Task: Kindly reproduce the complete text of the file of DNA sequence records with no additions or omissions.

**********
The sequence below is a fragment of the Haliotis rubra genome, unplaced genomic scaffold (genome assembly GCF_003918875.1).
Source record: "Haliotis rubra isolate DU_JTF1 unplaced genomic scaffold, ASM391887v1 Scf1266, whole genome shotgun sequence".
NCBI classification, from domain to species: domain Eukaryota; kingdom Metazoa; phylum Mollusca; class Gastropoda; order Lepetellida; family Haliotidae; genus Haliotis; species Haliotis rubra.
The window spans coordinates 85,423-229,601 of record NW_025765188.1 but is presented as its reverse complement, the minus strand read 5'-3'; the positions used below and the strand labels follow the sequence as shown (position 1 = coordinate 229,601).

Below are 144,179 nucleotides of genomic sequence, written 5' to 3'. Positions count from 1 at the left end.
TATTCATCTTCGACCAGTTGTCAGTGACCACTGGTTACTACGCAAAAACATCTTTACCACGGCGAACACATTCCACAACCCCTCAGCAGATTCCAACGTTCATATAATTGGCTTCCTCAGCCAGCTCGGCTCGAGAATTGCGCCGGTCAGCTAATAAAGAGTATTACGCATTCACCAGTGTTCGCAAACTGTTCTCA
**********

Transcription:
The sequence below is a fragment of the Haliotis rubra genome, unplaced genomic scaffold (genome assembly GCF_003918875.1).
Source record: "Haliotis rubra isolate DU_JTF1 unplaced genomic scaffold, ASM391887v1 Scf1266, whole genome shotgun sequence".
NCBI classification, from domain to species: domain Eukaryota; kingdom Metazoa; phylum Mollusca; class Gastropoda; order Lepetellida; family Haliotidae; genus Haliotis; species Haliotis rubra.
The window spans coordinates 85,423-229,601 of record NW_025765188.1 but is presented as its reverse complement, the minus strand read 5'-3'; the positions used below and the strand labels follow the sequence as shown (position 1 = coordinate 229,601).

Below are 144,179 nucleotides of genomic sequence, written 5' to 3'. Positions count from 1 at the left end.
TATTCATCTTCGACCAGTTGTCAGTGACCACTGGTTACTACGCAAAAACATCTTTACCACGGCGAACACATTCCACAACCCCTCAGCAGATTCCAACGTTCATATAATTGGCTTCCTCAGCCAGCTCGGCTCGAGAATTGCGCCGGTCAGCTAATAAAGAGTATTACGCATTCACCAGTGTTCGCAAACTGTTCTCA